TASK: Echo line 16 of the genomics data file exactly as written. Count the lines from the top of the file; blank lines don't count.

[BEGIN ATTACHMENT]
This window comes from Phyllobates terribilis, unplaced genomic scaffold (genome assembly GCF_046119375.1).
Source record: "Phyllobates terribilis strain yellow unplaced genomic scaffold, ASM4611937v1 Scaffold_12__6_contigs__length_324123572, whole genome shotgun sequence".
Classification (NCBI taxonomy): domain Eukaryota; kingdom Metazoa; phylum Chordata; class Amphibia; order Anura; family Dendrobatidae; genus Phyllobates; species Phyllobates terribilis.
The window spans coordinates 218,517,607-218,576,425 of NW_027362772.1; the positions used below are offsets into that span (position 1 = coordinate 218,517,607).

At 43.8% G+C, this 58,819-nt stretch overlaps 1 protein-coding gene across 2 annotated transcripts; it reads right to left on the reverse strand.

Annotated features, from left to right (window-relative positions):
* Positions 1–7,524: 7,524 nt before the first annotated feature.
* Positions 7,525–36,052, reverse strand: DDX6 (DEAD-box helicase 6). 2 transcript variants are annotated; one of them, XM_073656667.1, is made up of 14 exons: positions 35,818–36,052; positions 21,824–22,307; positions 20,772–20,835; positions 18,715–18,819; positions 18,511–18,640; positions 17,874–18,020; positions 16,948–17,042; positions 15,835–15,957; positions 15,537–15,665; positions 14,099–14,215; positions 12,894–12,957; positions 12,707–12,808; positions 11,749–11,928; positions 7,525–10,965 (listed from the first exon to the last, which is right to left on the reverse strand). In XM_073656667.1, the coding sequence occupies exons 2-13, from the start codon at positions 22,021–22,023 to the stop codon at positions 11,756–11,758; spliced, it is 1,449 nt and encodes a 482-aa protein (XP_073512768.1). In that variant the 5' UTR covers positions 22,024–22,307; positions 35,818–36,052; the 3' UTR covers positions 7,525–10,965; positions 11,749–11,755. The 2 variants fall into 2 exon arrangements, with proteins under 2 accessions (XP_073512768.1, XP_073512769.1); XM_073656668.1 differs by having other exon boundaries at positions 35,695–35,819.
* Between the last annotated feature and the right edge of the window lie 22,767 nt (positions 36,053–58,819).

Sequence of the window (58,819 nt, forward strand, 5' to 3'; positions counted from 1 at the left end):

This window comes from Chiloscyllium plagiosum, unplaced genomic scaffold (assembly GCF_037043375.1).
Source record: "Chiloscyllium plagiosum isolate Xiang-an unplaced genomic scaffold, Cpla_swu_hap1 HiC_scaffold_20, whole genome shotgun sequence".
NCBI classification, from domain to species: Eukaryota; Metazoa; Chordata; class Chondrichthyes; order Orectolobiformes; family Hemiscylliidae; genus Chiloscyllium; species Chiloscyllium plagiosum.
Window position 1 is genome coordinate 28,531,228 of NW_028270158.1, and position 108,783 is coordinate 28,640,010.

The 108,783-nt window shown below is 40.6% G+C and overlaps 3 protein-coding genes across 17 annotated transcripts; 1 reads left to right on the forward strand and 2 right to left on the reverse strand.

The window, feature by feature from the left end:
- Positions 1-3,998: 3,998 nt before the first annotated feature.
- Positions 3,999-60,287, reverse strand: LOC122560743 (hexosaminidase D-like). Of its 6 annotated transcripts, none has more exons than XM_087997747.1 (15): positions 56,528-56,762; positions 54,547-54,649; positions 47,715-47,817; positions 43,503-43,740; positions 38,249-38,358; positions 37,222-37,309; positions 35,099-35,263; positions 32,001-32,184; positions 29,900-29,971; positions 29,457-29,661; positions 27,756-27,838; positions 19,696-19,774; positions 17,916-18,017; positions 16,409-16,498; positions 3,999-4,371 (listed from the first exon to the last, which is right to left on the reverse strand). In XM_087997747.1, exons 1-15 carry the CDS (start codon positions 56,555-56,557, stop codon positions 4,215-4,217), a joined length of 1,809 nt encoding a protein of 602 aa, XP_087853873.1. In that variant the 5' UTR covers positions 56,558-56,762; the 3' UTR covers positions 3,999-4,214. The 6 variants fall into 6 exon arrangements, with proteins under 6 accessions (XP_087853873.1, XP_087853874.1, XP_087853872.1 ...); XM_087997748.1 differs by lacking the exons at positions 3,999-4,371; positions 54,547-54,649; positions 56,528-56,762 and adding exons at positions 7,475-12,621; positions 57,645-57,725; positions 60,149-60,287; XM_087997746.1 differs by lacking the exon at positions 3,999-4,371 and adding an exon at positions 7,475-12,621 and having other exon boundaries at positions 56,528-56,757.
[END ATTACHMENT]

The window, feature by feature from the left end: